Sony Signatures gives big push to Big Guy and Rusty the Boy Robot

An underground comic-based property, making its TV debut this fall, will be in the ring at Licensing Show. Big Guy and Rusty the Boy Robot, a 26 x 30-minute animated series by Columbia TriStar Television Children's Programming, will kick off on...
June 1, 1999

An underground comic-based property, making its TV debut this fall, will be in the ring at Licensing Show. Big Guy and Rusty the Boy Robot, a 26 x 30-minute animated series by Columbia TriStar Television Children’s Programming, will kick off on Fox Kids Network in September.

The path towards making a relatively unknown property successful begins with a multimillion-dollar price tag for a marketing campaign. Columbia TriStar Television is betting that its innovative advertising and promotional strategy, developed in conjunction with Fox Kids, teamed with a long-term licensing plan by Sony Signatures, will catapult Big Guy and Rusty into the realm of the ‘known property.’

The comic book characters, a pair of crime-fighting robots born in the pages of Dark Horse Comics in July 1995, were created by Frank Miller (creator of the Dark Horse Comics series Sin City) and Geof Darrow (who created Dark Horse Comics’ Hard Boiled with Miller). The comic book series has a loyal following of underground comic enthusiasts.

According to Peter Dang, executive VP of worldwide licensing, merchandising and consumer products at Sony Signatures, the time is right to bring the robotic pair into the mainstream. ‘I think robots are becoming very `in’ right now as a trend,’ he says, adding that Sony Signatures focus groups with boys have found this to be true, and the continuing popularity of Power Rangers is further evidence.

Bandai America has signed on as Big Guy and Rusty’s master toy licensee, with toys being the first in Dang’s ‘four legs’ approach to licensing. Bandai plans to produce six-inch Big Guy and Rusty figures, figures of the duo’s opponents, and a 12-inch transforming Big Guy for holiday `99. Sony Signatures is now seeking out licensees in apparel, publishing and interactive (legs two, three and four).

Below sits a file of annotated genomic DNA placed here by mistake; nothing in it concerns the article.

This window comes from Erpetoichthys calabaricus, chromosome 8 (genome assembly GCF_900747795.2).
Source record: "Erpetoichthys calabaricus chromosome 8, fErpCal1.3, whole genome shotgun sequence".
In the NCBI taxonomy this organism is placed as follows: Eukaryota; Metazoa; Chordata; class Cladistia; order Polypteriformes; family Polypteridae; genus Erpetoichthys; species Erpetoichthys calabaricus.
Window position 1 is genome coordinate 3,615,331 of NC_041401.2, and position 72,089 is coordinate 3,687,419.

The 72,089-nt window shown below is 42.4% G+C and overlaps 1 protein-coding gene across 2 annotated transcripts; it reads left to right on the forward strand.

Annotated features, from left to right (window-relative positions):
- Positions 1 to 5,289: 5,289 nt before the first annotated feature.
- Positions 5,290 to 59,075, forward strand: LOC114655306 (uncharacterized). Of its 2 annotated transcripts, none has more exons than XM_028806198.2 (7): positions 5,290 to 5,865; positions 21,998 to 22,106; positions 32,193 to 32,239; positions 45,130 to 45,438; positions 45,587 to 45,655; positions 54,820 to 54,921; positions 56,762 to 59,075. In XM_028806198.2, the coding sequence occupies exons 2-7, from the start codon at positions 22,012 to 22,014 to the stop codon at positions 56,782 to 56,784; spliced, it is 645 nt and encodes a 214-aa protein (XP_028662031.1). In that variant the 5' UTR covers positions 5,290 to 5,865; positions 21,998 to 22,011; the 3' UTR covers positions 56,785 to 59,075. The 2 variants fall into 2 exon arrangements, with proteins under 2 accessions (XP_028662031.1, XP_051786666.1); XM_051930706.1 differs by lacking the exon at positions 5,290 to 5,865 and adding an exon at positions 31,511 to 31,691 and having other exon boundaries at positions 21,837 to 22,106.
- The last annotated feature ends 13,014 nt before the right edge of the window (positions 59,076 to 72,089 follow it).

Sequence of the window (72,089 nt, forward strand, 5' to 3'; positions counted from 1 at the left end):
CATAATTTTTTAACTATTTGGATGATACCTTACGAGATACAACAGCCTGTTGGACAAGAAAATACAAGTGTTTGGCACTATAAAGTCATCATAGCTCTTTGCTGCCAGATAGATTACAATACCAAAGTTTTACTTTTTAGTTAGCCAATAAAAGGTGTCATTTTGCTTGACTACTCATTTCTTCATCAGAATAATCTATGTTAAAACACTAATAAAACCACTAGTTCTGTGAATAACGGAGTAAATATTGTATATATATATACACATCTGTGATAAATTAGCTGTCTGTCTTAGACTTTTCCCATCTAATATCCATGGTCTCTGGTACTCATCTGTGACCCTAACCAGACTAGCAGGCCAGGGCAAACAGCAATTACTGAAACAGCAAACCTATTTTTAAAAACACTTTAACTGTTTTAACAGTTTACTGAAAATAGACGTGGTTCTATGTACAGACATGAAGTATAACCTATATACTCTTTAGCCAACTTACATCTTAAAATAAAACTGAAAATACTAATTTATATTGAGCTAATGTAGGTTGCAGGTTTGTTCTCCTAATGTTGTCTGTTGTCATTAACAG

‘Once you get those components, you start building your subsidiary licensing around those particular legs, and you determine how big a table you want for something like Big Guy and Rusty,’ says Dang.

Big Guy and Rusty licensed product is being marketed primarily to boys ages four to 11, with the potential for a secondary audience of comic collectors ages 12 to 30.

Taking advantage of the series launch, Rubie’s Costume Co. will release Big Guy and Rusty Halloween costumes. Beyond the Bandai toys, the rest of the products will arrive on shelves around spring 2000. Sony Signatures is looking into a back-to-school product launch for 2000.

To provide a boost to the property and the planned licensed product push, David Palmer, VP of marketing at Columbia TriStar Television Children’s Programming, and his team, working with Fox Kids, have devised a marketing plan that will blanket the entire U.S., giving Big Guy and Rusty national and local exposure for their first season on Fox.

The program includes print advertising in popular children’s magazines (including Fox Kids Magazine), a national radio campaign during sweeps periods and TV coverage on Fox Kids and Fox Family Channel (Fox Kids aired a teaser clip during the May `99 sweeps). A Web site ( by Columbia TriStar Interactive will provide weekly updates to involve children in the storylines of the show, says Palmer. Columbia TriStar Television has also enlisted two partners that were yet to be announced at press time for QSR deals, the earliest scheduled to begin its efforts in January.

On a more regional level, there are plans to put Big Guy and Rusty posters in 6,000 comic book stores in the fall. In addition to putting likenesses of the robots in the two-year-long Fox Kids World Tour, which will hit various markets this fall, Columbia TriStar Television is set to take Big Guy and Rusty, as well as Godzilla and Jumangi, to school cafeterias throughout the U.S., beginning in September to coincide with the show’s launch. Hitting roughly 3,500 schools over a month-long period, the sweepstakes promotion with Cincinnati, Ohio-based Pierre Foods will make more than 200 million impressions on potential viewers.

‘Kids need to find [Big Guy and Rusty],’ says Dang. ‘As the show finds an audience, you start metering your introduction of product based on awareness of the [property]. In the case of Godzilla, [also handled by Sony Signatures], everyone knows who Godzilla is, so you go wide and you go deep for the launch of the film. That’s the o deep for the launch of the film. That’s the same way we’ll probably approach Spider-Man.’

Details on the constantly developing plans for Spider-Man feature films and TV series from Sony Pictures Entertainment and Marvel Enterprises were to be determined as of press time, and, therefore, the licensing plan for the well-known superhero is still in embryonic stages.

Charlie’s Angels will take the lead with Big Guy and Rusty for Sony Signatures at Licensing Show.

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